Dr. Krauss Receives $13.2M NIH Grant

Children's Hospital Oakland Research Institute (CHORI) Senior Scientist Dr. Ronald Krauss has received a five-year, $13,184,000 grant from the National Institutes of Health (NIH) for precision medicine research in statin response. The grant, awarded September 7 from the NIH's National Institute of General Medical Sciences (NIGMS), will enable Dr. Krauss and his colleagues to apply a multi-disciplinary approach to identify genetic determinants of the efficacy of statin drugs in reducing the risk of cardiovascular disease (CVD), as well as the risk for adverse effects of statins, specifically myopathy and type-2 diabetes.

To this end, Dr. Krauss and his team have created a Center for Pharmacogenomics in Precision Medicine with a research program that utilizes an innovative "systems" approach. This will incorporate complementary genomic, transcriptomic, and metabolomic tools, together with studies in cellular and animal models, and innovative informatics models. In carrying out this research program, Dr. Krauss will be working closely with Dr. Marisa Medina at CHORI, who leads one of the Center's three projects.

Through queries of electronic medical records, Dr. Medina and colleagues will recruit statin users from Kaiser Permanente of Northern California who have experienced adverse outcomes - namely, individuals for whom statins have not prevented a major adverse coronary event, such as a heart attack, as well as those who developed either myopathy or type-2 diabetes while on treatment. Using cell lines established from these individuals, as well as from matched controls, i.e. statin users who have not had an adverse outcome on treatment, they will identify genes and metabolites whose expression differs between cases and controls. Dr. Medina pioneered the approach of performing molecular profiling of patient-derived cells for pharmacogenomic discovery.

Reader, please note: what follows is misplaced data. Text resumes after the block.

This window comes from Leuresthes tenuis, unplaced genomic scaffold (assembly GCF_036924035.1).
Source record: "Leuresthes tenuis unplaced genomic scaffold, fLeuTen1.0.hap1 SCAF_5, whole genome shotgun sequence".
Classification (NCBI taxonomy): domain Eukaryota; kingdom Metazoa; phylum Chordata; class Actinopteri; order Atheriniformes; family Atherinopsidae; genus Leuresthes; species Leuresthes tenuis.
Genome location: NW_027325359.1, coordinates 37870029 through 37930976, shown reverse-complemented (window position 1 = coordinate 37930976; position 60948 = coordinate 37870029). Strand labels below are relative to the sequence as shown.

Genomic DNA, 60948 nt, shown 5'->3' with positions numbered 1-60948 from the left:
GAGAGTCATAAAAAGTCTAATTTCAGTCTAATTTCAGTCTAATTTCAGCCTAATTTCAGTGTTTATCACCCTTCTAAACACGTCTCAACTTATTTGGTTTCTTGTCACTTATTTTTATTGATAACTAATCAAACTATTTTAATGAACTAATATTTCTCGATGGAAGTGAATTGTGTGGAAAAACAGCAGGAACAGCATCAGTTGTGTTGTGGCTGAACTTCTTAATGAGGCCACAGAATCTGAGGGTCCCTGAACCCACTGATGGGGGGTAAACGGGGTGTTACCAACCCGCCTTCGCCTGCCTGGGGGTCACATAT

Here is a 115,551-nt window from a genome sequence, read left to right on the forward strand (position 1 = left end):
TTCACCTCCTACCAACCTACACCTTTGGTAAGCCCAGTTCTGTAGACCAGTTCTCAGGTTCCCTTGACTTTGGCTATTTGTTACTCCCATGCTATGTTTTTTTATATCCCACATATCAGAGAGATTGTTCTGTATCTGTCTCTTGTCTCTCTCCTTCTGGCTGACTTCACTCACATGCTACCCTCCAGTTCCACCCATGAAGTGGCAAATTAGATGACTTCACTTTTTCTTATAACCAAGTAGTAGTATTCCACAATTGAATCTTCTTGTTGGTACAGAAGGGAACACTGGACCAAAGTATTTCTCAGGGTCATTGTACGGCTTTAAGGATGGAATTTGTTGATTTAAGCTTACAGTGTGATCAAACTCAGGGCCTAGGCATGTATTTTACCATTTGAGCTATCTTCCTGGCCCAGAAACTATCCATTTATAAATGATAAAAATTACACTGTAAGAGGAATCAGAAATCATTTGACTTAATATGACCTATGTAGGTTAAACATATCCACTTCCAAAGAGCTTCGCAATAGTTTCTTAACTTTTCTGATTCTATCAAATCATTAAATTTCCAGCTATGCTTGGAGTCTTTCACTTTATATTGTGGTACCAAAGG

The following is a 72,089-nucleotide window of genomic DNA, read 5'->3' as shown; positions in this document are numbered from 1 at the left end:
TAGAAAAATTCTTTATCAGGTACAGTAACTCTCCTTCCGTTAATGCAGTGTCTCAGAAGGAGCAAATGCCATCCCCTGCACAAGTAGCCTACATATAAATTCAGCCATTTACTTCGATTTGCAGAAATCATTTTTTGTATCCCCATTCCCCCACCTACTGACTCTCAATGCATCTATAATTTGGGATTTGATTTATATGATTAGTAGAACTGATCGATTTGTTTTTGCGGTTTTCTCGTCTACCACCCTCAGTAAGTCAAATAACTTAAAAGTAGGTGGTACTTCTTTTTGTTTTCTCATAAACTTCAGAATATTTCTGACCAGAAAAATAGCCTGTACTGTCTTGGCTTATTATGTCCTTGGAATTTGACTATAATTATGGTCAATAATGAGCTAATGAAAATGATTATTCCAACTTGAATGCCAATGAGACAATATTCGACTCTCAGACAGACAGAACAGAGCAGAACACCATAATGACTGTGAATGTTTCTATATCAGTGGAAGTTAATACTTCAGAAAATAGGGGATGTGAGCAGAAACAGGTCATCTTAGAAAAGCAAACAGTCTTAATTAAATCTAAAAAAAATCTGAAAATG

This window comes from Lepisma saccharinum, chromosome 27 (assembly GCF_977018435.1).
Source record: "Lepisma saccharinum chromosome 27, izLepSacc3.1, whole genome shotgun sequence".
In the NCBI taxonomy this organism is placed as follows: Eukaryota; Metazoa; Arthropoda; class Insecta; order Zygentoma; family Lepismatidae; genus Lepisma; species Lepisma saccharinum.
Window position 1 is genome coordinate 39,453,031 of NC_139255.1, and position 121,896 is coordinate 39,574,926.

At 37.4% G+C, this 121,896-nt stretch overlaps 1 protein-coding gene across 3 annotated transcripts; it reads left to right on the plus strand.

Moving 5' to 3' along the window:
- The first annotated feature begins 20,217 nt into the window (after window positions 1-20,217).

The Center also includes investigators from UCSF, UC Berkeley, UCLA, University of Washington, and Penn State. The team's ultimate goal is to enable use of the information derived from this program to identify new biomarkers that modulate the multiple actions of statins and that can be used to guide more effective use of this widely used class of drugs.

"Our previous research has shown that investigation of molecular and cellular mechanisms influenced by statins can lead to identification of genetic variants that contribute to clinically important differences in response to statin treatment," says Dr. Krauss. "This grant allows us to extend this approach to identify genetic variants and molecular mechanisms that influence statin-related myopathy and new-onset diabetes."

Statins are among the most widely prescribed drugs in the western world, used to treat elevated cholesterol levels and reduce the risk of cardiovascular disease. While statins are highly effective and generally safe, adverse effects occur in a small proportion of users, which represents a large number of individuals due to statins' widespread use. In some individuals, statins adversely affect muscle, with symptoms ranging from mild pain to the breakdown of muscle tissue. Other statin users may be at increased risk for type-2 diabetes.

Dr. Krauss's grant is one of three "P50" grants recently awarded by NIGMS to establish specialized research centers for pharmacogenomics in precision medicine. Dr. Krauss has been one of the principal investigators in the Pharmacogenomics Research Network (PGRN), a network of scientific groups focused on understanding how a person's genes affect his or her response to medicines that has been supported since 2000 by the NIH.

"These grants allow the investigators to pursue a range of basic, clinical and translational research that will contribute to a fundamental understanding of how to use drugs safely and effectively, which is an important aspect of precision medicine," said NIGMS' Rochelle M. Long, Ph.D., who directs the program.

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